A lot of people are comparing the PBS "Masterpiece" series "Downton Abbey" (airing Sundays at 8 pm on my local PBS stations) with the "Upstairs, Downstairs" of yesteryear. I will now confess that I didn't watch "Upstairs, Downstairs," although I don't exactly know why. Probably because I was in high school when it aired and I had other, more teen-angsty things to do. Still, the setting of both shows is perfect for me, showing off beautiful British interiors and beautiful British people on both sides of the great social divide in the early part of the 20th century.
I love the fashion and look of the Edwardian era, and that's what you get at the beginning of "Upstairs, Downstairs" and in the first episode of "Downton Abbey," which aired last Sunday. (Small note: The Edwardian era is usually dated from 1901 to 1910, and "Downton Abbey" begins with the sinking of the Titanic in 1912, so it is technically not Edwardian. But the fabulous fashions are there, so... I'm calling it Edwardian.)
The multi-talented Julian Fellowes created the story for "Downton Abbey," dancing across the line between servants and masters in a dishy British estate at the beginning of King George V's reign, when everybody is clinging to old traditions and morés and rules about social position, even as everything changes around them. Fellowes showed he knows his way around the milieu in the movie "Gosford Park" as well as a novel called "Snobs," and he does just as well going back to the well one more time in "Downton Abbey."
As the story opens, Robert Crawley, the Earl of Grantham, has just found out that his presumptive heir has died on the Titanic. That leaves Lord Grantham and his household in a bit of a pickle, since the estate is securely entailed, meaning his daughters cannot inherit and a more distant male relative will need to be found who can take over after Lord Grantham. This puts everything up in the air for his family, since his daughters are going to need to be married off without the bait of the estate, his mother and his wife are pitching fits for different reasons, and the new (potential) heir, a lawyer who actually works for a living (Oh, the horror!), will be horning in.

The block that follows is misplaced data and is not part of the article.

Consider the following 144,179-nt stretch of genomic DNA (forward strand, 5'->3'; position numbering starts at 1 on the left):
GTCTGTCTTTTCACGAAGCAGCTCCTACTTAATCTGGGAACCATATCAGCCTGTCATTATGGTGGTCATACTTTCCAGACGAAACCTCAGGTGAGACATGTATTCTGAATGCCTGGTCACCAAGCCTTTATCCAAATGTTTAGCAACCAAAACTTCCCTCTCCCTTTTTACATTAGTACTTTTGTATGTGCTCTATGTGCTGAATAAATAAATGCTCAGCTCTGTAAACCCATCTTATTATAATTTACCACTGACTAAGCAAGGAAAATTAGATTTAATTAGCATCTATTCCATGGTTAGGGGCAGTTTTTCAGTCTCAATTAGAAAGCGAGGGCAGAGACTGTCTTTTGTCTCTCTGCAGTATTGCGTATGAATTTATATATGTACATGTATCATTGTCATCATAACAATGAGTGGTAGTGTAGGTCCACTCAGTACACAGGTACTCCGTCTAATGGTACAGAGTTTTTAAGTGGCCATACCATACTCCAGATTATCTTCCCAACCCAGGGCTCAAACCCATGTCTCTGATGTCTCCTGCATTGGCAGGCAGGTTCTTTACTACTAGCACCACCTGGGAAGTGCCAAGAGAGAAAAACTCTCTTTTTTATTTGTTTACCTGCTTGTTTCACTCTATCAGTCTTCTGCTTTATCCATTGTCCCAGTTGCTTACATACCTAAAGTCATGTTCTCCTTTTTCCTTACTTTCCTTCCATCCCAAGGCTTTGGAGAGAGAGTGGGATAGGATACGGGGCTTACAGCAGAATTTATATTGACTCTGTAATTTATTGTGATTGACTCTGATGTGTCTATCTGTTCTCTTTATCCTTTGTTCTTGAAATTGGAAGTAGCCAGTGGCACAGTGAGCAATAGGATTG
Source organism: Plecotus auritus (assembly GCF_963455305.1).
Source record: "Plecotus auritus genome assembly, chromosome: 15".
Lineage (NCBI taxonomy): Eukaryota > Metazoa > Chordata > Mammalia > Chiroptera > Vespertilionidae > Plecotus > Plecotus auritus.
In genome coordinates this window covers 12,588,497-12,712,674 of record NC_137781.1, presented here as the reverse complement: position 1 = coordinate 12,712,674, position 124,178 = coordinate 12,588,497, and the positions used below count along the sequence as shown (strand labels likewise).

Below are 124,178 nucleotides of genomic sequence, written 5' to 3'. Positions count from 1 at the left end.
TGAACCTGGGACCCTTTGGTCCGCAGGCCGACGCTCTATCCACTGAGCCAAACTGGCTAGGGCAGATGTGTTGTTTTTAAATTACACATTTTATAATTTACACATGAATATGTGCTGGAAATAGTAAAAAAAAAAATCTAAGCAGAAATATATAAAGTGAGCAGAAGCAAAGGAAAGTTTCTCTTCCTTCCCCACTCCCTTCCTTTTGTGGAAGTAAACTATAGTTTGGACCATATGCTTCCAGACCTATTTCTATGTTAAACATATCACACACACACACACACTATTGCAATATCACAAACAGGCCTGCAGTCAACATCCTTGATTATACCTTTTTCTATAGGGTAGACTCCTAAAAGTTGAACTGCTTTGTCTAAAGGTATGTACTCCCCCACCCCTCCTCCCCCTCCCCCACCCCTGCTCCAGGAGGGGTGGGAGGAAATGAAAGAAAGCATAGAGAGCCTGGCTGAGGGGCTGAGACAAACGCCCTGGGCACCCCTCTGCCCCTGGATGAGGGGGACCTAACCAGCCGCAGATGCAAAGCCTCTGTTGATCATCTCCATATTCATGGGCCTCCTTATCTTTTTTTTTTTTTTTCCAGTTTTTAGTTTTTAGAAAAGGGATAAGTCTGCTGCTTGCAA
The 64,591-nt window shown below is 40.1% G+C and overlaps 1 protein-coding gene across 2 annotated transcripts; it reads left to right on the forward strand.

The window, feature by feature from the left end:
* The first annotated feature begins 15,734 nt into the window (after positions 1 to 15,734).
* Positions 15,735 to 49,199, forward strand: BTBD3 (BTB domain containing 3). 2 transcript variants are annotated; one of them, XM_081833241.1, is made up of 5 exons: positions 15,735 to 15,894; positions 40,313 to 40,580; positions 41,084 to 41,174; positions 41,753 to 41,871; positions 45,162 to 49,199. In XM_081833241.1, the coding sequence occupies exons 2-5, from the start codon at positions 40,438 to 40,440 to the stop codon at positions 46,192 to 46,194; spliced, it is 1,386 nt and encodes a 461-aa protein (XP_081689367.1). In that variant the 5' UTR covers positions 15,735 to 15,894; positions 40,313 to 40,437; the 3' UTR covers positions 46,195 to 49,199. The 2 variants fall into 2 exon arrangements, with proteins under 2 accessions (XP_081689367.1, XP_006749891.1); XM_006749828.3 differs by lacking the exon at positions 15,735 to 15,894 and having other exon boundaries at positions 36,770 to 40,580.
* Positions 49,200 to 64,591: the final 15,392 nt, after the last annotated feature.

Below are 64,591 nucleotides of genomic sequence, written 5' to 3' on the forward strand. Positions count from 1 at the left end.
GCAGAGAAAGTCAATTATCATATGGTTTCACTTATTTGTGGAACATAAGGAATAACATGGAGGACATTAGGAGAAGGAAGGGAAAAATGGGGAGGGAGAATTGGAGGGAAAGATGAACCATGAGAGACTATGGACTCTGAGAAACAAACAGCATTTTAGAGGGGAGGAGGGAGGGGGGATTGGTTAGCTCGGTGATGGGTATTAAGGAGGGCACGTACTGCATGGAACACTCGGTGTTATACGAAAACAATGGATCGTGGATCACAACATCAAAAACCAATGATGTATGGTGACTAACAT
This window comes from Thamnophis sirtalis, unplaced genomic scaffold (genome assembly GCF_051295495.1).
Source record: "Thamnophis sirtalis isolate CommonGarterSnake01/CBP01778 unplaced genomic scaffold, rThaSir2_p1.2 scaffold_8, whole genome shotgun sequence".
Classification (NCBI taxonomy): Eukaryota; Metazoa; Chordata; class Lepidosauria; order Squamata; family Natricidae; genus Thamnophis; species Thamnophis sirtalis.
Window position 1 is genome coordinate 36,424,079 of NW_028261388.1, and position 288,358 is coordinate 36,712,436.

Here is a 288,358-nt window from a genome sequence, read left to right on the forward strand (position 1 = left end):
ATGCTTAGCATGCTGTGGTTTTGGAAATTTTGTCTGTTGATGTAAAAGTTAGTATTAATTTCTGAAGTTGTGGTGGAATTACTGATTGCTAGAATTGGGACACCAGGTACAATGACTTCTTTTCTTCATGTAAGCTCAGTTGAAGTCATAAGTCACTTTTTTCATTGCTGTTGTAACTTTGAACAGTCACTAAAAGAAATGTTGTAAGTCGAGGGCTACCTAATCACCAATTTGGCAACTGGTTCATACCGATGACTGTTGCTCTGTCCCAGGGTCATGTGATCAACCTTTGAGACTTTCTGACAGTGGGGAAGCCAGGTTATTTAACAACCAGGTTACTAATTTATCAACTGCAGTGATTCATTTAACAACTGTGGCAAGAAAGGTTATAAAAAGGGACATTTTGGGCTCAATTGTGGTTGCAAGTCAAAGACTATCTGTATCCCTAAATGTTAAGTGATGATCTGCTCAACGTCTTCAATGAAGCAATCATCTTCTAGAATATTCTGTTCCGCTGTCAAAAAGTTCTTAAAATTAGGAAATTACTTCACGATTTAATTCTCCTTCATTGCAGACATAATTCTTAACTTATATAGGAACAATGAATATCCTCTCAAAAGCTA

There's plenty of intrigue and chicanery happening, what with a snobby Duke who was a marriage prospect for the Earl's oldest daughter who also had a thing with one of the servants (male) and is getting blackmailed; a new valet for Lord Grantham who has a bad leg and may get fired because of it; possible romance on both sides of the stairs; and a new guy in town who doesn't know which fork to use or how to instruct a servant and doesn't much care. It's all told with good energy, excellent speed and a whole lot of panache and style.
It helps that "Downton Abbey" is chock-full of wonderful British actors. On the aristocratic side, playing members of the Crawley family, we get Hugh Bonneville (someone you might recognize from the recent "Murder on the Orient Express" on PBS and the movies "Iris" and "Notting Hill"), the always-riveting Dame Maggie Smith, and a spirited Penelope Wilton (also in "Iris" as well as "Shaun of the Dead" and "The History Boys"). And among their servants, you might recognize Jim Carter (married to Imelda Staunton in real life -- he played the stage Nurse to her "real" Nurse in "Shakespeare in Love") as the family butler. There's even an American in the mix, with Elizabeth McGovern as the wealthy wife who saved the estate when she married the Earl of Grantham (played by Bonneville) and now finds that she has no control whatsoever over her money. McGovern and Bonneville have terrific chemistry; I found myself enjoying both their performances more than anything I've seen them do before.
I am eagerly anticipating the next installment tomorrow night, but if I really can't wait after that, PBS will let me buy the whole first season on DVD. Yes, I said "first season." Britian's ITV has announced that there will be a second season, showing us the further adventures of the Earl and his family at Downton Abbey. That is seriously good news!